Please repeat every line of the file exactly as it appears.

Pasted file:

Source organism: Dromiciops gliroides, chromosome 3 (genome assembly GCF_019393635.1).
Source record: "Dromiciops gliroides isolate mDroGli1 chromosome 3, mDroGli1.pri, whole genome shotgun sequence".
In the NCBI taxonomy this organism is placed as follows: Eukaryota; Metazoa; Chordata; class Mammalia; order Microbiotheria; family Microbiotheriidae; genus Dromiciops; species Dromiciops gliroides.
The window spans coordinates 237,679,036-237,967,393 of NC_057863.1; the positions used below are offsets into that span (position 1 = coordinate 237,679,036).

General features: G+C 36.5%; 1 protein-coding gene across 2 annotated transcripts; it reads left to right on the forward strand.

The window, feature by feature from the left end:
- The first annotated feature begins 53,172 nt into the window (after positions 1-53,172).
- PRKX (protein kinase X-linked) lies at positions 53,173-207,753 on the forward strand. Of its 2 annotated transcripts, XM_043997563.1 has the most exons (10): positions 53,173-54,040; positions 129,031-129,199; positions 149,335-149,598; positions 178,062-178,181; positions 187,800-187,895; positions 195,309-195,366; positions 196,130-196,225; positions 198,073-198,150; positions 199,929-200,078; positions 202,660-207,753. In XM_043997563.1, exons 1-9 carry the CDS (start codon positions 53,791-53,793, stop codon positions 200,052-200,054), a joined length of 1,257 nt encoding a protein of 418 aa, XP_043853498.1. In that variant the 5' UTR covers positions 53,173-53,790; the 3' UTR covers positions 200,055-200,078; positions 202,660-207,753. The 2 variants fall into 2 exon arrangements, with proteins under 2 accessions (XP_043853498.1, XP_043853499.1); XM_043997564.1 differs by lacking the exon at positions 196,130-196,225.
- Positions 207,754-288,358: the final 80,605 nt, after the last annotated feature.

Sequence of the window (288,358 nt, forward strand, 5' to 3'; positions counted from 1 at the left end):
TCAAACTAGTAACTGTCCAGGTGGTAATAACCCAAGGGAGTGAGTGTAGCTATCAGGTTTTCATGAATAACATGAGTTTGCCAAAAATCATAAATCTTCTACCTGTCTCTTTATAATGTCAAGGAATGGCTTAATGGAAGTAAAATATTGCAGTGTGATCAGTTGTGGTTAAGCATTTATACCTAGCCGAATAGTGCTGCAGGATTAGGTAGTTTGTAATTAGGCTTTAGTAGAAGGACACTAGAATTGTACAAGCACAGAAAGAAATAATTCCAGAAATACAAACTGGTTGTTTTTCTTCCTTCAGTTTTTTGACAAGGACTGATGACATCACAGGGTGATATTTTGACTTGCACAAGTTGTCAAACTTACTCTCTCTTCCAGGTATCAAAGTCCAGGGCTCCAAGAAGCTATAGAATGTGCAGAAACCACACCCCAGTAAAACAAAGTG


Source organism: Dromiciops gliroides, chromosome 3 (genome assembly GCF_019393635.1).
Source record: "Dromiciops gliroides isolate mDroGli1 chromosome 3, mDroGli1.pri, whole genome shotgun sequence".
In the NCBI taxonomy this organism is placed as follows: Eukaryota; Metazoa; Chordata; class Mammalia; order Microbiotheria; family Microbiotheriidae; genus Dromiciops; species Dromiciops gliroides.
The window spans coordinates 237,679,036-237,967,393 of NC_057863.1; the positions used below are offsets into that span (position 1 = coordinate 237,679,036).

General features: G+C 36.5%; 1 protein-coding gene across 2 annotated transcripts; it reads left to right on the forward strand.

The window, feature by feature from the left end:
- The first annotated feature begins 53,172 nt into the window (after positions 1-53,172).
- PRKX (protein kinase X-linked) lies at positions 53,173-207,753 on the forward strand. Of its 2 annotated transcripts, XM_043997563.1 has the most exons (10): positions 53,173-54,040; positions 129,031-129,199; positions 149,335-149,598; positions 178,062-178,181; positions 187,800-187,895; positions 195,309-195,366; positions 196,130-196,225; positions 198,073-198,150; positions 199,929-200,078; positions 202,660-207,753. In XM_043997563.1, exons 1-9 carry the CDS (start codon positions 53,791-53,793, stop codon positions 200,052-200,054), a joined length of 1,257 nt encoding a protein of 418 aa, XP_043853498.1. In that variant the 5' UTR covers positions 53,173-53,790; the 3' UTR covers positions 200,055-200,078; positions 202,660-207,753. The 2 variants fall into 2 exon arrangements, with proteins under 2 accessions (XP_043853498.1, XP_043853499.1); XM_043997564.1 differs by lacking the exon at positions 196,130-196,225.
- Positions 207,754-288,358: the final 80,605 nt, after the last annotated feature.

Sequence of the window (288,358 nt, forward strand, 5' to 3'; positions counted from 1 at the left end):
TCAAACTAGTAACTGTCCAGGTGGTAATAACCCAAGGGAGTGAGTGTAGCTATCAGGTTTTCATGAATAACATGAGTTTGCCAAAAATCATAAATCTTCTACCTGTCTCTTTATAATGTCAAGGAATGGCTTAATGGAAGTAAAATATTGCAGTGTGATCAGTTGTGGTTAAGCATTTATACCTAGCCGAATAGTGCTGCAGGATTAGGTAGTTTGTAATTAGGCTTTAGTAGAAGGACACTAGAATTGTACAAGCACAGAAAGAAATAATTCCAGAAATACAAACTGGTTGTTTTTCTTCCTTCAGTTTTTTGACAAGGACTGATGACATCACAGGGTGATATTTTGACTTGCACAAGTTGTCAAACTTACTCTCTCTTCCAGGTATCAAAGTCCAGGGCTCCAAGAAGCTATAGAATGTGCAGAAACCACACCCCAGTAAAACAAAGTG